Now, don’t get any crazy ideas. Before we jump too far into this article, I would like to make note that “adult themes” in this context DOES NOT MEAN sexual themes. As a forewarning, you should probably NEVER include sexual themes in any books intended for kids younger than 12. With that in mind, I’ve been thinking a lot about the children’s lit that I particularly enjoy and that has lasting, relevant lessons for kids. I greatly admire the Middle Grade authors who don’t shy away from themes that seem “too dark,” and talk to kids about the real world they live in.

Why should I include adult themes in my children’s books?

Middle Grade readers are incredibly smart and are also growing and learning, trying to process the world around them. By including formative themes like divorce, death, ethical dilemmas, abuse, and other “dark” themes, you can help kids learn through fiction how to cope with those things. Oftentimes, we want to protect our children from the big scary world outside, but it is sometimes better to warn them that these things exist and help them, through fiction, figure out how to tackle them. If a protagonist of the same age is going through similar troubles, this can help adults impart wisdom to the younger generation without a boring lecture.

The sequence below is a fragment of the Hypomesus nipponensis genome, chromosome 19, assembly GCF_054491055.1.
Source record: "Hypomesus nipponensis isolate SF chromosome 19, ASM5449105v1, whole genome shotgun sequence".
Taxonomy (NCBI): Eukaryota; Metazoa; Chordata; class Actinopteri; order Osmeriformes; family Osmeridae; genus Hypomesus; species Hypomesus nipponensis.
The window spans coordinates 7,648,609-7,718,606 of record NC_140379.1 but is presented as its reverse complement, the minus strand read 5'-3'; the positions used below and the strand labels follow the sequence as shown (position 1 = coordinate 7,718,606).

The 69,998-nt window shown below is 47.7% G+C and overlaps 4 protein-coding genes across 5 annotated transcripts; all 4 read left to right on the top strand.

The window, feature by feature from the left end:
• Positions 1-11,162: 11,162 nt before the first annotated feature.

What kind of themes can I include?

Death: Any kind of death is a great topic to cover, whether it be the death of a pet or the death of a loved one. With this lesson, I think it’s important to stress that the protagonist cannot bring back their loved one from the dead. You want to make sure the protagonist has healthy coping mechanisms for dealing with the death and grief, and that if there is a character who is not dealing with it well, that a lesson can be taught there, too. Make sure that the protagonist at this age does not witness the death, or if they do that it is not gruesome. You don’t want to scar the kids, folks.

Prison: Many young kids have relatives that are in prison. It can be enlightening and comforting to some kids if they see that a protagonist that they like also is dealing with the same things. You can be as realistic here as you want. In my books, Braidy’s parents are pretty open (not totally open) with Braidy about what is going on in his household. I wanted to encourage good parenting and transparency with the kids in that book, but not all parents are like that.

Bullying and Violence: Kids are terrible, so it makes sense that a lot of Middle Grade books are about bullying. If you’ve never been bullied (you lucky dog), do research. Make sure to really bring up great ways to deal with bullies and enforce a good support network.